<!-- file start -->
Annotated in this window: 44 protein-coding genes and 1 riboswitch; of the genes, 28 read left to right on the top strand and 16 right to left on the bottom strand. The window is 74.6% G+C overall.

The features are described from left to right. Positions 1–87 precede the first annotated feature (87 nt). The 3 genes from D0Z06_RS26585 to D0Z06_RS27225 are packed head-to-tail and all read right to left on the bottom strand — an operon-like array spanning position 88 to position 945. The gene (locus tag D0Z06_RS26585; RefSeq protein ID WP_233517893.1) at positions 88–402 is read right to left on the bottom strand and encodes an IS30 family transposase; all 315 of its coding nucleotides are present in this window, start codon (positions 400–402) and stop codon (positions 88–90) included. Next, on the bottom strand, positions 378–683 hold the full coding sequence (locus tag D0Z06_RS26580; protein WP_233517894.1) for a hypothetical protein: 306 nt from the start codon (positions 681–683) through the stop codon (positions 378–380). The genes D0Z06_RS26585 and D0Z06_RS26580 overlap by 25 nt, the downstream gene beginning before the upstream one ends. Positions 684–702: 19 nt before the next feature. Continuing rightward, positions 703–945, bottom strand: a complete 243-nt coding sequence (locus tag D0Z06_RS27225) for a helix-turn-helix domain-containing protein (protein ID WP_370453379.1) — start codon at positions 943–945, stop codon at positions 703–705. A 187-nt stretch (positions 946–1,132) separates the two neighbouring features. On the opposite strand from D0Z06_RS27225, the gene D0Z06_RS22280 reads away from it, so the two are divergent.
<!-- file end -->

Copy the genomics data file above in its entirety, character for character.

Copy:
Annotated in this window: 44 protein-coding genes and 1 riboswitch; of the genes, 28 read left to right on the top strand and 16 right to left on the bottom strand. The window is 74.6% G+C overall.

The features are described from left to right. Positions 1–87 precede the first annotated feature (87 nt). The 3 genes from D0Z06_RS26585 to D0Z06_RS27225 are packed head-to-tail and all read right to left on the bottom strand — an operon-like array spanning position 88 to position 945. The gene (locus tag D0Z06_RS26585; RefSeq protein ID WP_233517893.1) at positions 88–402 is read right to left on the bottom strand and encodes an IS30 family transposase; all 315 of its coding nucleotides are present in this window, start codon (positions 400–402) and stop codon (positions 88–90) included. Next, on the bottom strand, positions 378–683 hold the full coding sequence (locus tag D0Z06_RS26580; protein WP_233517894.1) for a hypothetical protein: 306 nt from the start codon (positions 681–683) through the stop codon (positions 378–380). The genes D0Z06_RS26585 and D0Z06_RS26580 overlap by 25 nt, the downstream gene beginning before the upstream one ends. Positions 684–702: 19 nt before the next feature. Continuing rightward, positions 703–945, bottom strand: a complete 243-nt coding sequence (locus tag D0Z06_RS27225) for a helix-turn-helix domain-containing protein (protein ID WP_370453379.1) — start codon at positions 943–945, stop codon at positions 703–705. A 187-nt stretch (positions 946–1,132) separates the two neighbouring features. On the opposite strand from D0Z06_RS27225, the gene D0Z06_RS22280 reads away from it, so the two are divergent.